There was a thread on the Library Society of the World Friendfeed today that got me thinking this evening while I was driving around the area. Molly Westerman was asking for materials in regards to reference and instruction for her new job. (By the way, congratulations on getting the job, Molly!) While I stand by my initial answer to her about going into an environment ‘Bear Grylls style’ with only your training and thus avoiding certain predetermined expectations as to what to expect from the reference desk, my second thoughts on her question have lead me in a different direction.
It is my belief that one of the aspects that separates a good reference librarian from a great reference librarian is the ability to make the patron feel like they have the librarian’s undivided attention. It’s the sense that they have the full focus and engagement of the librarian at that particular point in time. I’d relate it to a first date; you want to know that the person across the table is in the present with you, not checking out other people, more interested in the menu than your small talk, or otherwise thinking about work or things they need to buy on the way home that night. It’s the ability to convey this social focus from one person to the next, whether they are asking whether a book or movie is checked in or trying to get help on a complicated genealogy or educational assignment.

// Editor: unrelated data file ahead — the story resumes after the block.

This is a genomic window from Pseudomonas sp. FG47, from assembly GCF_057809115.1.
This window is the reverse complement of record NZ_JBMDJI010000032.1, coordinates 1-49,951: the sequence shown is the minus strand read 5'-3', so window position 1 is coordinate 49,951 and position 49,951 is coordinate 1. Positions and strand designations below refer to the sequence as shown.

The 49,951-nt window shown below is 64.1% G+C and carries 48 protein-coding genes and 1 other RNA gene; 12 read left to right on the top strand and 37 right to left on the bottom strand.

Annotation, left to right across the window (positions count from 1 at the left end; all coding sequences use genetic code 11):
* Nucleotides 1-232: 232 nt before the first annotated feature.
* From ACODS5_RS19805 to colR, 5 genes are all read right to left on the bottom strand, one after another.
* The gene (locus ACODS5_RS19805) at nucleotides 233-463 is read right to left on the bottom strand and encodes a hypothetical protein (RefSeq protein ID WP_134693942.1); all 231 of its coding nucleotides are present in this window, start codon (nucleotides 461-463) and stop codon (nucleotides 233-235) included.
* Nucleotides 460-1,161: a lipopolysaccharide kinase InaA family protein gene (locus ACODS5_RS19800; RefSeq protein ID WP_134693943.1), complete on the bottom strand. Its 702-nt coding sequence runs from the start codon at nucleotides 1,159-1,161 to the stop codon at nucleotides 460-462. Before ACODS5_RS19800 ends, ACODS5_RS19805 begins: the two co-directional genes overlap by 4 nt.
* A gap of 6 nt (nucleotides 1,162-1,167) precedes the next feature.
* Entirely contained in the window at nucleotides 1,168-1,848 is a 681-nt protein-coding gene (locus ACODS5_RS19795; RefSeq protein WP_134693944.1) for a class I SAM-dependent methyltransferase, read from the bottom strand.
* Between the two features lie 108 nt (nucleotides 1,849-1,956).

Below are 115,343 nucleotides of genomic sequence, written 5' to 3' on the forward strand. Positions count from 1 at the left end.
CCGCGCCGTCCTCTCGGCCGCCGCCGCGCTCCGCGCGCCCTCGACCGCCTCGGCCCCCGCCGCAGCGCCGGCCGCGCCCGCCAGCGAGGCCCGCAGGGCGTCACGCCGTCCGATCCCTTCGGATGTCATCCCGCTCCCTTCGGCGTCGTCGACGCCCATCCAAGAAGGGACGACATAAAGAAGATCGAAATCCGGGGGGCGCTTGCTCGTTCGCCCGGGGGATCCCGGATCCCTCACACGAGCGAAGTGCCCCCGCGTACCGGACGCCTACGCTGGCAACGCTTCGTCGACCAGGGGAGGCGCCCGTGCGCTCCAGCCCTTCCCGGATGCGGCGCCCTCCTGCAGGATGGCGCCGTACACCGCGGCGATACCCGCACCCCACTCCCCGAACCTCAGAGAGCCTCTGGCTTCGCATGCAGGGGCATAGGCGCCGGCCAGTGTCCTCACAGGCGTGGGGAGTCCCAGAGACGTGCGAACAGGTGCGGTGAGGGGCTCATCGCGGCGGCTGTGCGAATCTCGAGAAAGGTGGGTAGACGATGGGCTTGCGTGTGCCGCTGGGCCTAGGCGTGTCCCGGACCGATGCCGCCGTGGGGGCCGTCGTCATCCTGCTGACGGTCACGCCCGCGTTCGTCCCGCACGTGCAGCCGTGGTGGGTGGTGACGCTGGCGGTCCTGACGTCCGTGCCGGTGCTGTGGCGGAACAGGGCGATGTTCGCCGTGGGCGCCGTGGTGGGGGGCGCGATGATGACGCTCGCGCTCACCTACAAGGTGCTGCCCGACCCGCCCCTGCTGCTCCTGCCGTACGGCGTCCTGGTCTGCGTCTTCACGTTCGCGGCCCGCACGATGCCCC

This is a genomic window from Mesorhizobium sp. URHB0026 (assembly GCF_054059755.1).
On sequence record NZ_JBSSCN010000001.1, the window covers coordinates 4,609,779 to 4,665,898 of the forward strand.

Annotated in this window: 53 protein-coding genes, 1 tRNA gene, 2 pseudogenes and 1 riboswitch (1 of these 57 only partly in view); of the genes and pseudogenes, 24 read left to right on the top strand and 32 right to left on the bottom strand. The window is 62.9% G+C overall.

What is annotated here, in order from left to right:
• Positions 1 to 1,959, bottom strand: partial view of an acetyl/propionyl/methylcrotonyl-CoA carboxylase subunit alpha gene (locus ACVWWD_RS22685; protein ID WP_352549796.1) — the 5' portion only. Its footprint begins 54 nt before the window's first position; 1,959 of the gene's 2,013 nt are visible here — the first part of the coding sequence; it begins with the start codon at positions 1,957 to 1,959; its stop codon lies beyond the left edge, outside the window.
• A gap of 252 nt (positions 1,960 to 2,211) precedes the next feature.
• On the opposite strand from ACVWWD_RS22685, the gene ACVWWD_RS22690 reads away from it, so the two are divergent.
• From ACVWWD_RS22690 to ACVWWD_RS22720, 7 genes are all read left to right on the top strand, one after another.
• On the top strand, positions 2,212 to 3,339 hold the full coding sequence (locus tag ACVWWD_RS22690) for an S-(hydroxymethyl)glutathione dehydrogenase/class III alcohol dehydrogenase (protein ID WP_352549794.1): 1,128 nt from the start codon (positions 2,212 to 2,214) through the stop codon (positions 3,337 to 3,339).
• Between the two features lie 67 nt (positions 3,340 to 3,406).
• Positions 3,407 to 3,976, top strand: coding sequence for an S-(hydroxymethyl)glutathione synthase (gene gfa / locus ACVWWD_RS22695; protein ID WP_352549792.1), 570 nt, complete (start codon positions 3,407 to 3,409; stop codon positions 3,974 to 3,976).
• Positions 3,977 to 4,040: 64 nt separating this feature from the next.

A simplistic explanation would be to make the person feel special in the interaction, but I feel that it sidesteps the purpose of encounter which is to make that brief yet total social connection with the patron. I realize that there are limiting factors to such an aspect (not all question require such intense engagement nor is it always feasible when balancing a busy reference desk), but I believe that as a service occupation it represents one of the best qualities of a reference librarian.
People come to the library for all sorts of assistance. This reference je ne sais quoi is what turns a good reference interaction into a great one by giving the person what they hope for: full and undivided attention for the inquiry that they bring. It is this type of engagement between the staff and patrons that foster the relationships that will bolster the library in the coming years. I wouldn’t say that someone couldn’t learn to do it, but for some it would take more effort than others. However, I’d say it is a highly recommended skill to acquire for anyone at the reference desk.